Delaware’s Retreat from Judicial Scrutiny of Mergers
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UC Irvine Law Review

UC Irvine

Delaware’s Retreat from Judicial Scrutiny of Mergers


This Article evaluates recent dramatic developments in Delaware law surrounding merger litigation and concludes that they have gone too far in limiting the ability to challenge managerial wrongdoing in the takeover context. The past three years have seen a sea change in merger litigation, brought on by the twin earthquakes of the Delaware Supreme Court’s decision in Corwin v. KKR and the Delaware Court of Chancery’s decision in In re Trulia. Both of these decisions were inspired by a perceived crisis in merger litigation. By 2015, the percentage of economically significant deals challenged by at least one lawsuit had been hovering at or above 90% for years. The vast bulk of these suits were resolved via “disclosure only” settlements that provided little or no value to stockholders, but secured broad releases from liability for defendants and significant fees for plaintiffs’ attorneys. Decades of academic debate over the merits of stockholder litigation had reached a rare degree of consensus: at least with regard to merger lawsuits, the merits were meaningless and litigation had devolved into absurdity.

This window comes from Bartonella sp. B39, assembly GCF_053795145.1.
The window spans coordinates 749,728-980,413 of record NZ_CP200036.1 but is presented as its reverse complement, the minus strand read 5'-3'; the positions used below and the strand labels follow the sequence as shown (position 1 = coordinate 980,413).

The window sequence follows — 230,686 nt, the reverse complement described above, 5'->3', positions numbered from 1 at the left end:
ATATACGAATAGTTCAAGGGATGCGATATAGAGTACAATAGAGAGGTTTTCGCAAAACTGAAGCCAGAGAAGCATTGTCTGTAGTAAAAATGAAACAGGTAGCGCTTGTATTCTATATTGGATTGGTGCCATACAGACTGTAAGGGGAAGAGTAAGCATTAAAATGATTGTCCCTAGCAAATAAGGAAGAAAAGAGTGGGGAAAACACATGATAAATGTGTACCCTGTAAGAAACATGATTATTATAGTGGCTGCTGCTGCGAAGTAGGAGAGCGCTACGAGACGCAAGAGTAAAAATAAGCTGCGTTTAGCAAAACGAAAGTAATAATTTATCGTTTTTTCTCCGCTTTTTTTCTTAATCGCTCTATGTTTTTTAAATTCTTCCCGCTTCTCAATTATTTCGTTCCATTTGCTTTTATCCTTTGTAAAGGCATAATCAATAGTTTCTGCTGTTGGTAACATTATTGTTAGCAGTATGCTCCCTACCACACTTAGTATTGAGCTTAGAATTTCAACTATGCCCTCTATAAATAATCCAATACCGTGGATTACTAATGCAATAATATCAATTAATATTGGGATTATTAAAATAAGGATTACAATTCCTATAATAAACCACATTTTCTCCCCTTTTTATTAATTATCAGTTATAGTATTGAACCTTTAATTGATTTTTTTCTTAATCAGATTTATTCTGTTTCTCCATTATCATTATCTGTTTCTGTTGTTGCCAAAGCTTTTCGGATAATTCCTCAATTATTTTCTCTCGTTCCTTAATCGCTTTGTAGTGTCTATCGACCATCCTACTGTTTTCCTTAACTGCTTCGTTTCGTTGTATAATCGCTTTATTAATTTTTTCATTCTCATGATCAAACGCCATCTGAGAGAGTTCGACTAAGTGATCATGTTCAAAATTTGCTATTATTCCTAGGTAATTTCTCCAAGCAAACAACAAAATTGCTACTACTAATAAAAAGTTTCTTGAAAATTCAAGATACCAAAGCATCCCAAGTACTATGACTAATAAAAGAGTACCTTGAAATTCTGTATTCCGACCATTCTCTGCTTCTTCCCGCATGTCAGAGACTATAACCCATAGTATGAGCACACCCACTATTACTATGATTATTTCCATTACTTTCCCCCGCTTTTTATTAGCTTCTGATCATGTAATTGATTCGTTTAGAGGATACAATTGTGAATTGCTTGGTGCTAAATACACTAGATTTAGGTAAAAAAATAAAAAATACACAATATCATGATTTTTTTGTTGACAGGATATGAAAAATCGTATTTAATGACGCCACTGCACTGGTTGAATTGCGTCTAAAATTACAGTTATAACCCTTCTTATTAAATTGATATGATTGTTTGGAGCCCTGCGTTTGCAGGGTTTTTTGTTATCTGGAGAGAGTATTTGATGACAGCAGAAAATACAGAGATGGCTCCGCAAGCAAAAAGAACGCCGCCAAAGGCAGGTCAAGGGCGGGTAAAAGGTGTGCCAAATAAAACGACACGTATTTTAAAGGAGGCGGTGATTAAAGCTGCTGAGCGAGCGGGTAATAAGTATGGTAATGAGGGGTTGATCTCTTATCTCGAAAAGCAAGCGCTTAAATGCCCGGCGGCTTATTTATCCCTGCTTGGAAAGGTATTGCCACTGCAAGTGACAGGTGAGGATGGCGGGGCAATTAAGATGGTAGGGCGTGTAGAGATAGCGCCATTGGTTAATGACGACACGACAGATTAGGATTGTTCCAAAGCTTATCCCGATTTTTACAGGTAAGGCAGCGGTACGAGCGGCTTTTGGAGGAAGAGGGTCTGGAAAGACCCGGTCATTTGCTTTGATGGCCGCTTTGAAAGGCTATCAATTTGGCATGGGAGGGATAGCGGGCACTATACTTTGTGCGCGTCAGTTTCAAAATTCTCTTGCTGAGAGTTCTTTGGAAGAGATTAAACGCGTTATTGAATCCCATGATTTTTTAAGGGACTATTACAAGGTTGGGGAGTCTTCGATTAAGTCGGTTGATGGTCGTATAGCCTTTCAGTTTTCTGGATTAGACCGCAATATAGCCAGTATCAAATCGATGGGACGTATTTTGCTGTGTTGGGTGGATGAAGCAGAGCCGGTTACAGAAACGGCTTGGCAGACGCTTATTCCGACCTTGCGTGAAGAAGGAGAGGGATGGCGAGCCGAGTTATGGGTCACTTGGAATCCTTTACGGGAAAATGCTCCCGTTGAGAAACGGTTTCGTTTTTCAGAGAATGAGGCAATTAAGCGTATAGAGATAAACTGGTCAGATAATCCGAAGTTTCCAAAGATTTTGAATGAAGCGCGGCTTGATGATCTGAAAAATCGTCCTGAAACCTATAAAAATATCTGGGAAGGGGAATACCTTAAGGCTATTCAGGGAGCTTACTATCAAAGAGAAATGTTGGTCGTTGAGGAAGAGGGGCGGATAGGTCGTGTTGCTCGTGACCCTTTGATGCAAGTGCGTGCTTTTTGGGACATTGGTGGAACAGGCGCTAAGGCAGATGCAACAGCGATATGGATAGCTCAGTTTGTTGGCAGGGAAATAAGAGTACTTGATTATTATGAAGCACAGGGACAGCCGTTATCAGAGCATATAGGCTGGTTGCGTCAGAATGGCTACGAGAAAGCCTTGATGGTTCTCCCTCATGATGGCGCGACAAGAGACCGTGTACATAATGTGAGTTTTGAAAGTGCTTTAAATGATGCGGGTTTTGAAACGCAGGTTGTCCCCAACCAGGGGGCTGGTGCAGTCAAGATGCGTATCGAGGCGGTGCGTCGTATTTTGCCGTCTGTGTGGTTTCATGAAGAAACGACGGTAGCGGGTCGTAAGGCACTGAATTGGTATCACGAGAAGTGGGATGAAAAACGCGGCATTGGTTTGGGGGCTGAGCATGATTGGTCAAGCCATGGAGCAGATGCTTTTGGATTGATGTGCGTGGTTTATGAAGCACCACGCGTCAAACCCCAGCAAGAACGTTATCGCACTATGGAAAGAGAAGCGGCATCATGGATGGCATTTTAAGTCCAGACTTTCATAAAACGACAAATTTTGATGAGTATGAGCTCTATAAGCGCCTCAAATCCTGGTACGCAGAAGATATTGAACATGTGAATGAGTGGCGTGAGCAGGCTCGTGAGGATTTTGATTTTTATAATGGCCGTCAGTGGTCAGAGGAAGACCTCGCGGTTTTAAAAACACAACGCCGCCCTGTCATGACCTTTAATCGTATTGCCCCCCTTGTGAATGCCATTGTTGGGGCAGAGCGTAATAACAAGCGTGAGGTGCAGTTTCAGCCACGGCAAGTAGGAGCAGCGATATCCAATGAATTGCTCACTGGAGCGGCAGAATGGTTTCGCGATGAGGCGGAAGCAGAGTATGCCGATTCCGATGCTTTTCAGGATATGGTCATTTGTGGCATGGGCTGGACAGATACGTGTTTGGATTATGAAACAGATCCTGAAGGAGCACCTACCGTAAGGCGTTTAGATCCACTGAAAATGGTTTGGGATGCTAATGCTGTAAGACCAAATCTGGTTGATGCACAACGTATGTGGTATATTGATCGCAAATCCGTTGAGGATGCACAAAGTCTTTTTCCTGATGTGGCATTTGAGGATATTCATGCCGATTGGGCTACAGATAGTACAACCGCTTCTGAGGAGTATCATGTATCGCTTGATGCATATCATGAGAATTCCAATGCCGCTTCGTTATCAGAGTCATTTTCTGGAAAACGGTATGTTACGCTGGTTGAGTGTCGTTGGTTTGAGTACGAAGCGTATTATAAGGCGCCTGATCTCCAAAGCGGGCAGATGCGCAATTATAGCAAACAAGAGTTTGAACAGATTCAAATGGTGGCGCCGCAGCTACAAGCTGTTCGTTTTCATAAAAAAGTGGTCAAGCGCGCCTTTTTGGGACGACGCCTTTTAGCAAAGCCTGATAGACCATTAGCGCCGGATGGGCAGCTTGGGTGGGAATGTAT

The explosion of dubious merger litigation demanded a response. On the one hand, most prominently in In re Trulia, the Court of Chancery took direct and long-overdue measures to remove the incentives that drove the crisis by increasing scrutiny of low-value settlements and accompanying releases of liability. On the other hand, a series of ill-considered decisions culminating in Corwin allowed defendants to avoid judicial scrutiny altogether by adopting various procedural safeguards, despite the lack of evidence that these safeguards will be effective. These decisions will almost certainly reduce merger litigation but are likely to do so relatively indiscriminately, blocking frivolous and meritorious claims alike. This Article concludes that the procedural safe harbors created in Corwin and its brethren should be reconsidered as unjustified by the recent merger litigation crisis, and inconsistent with longstanding Delaware law and the realities of merger practice.

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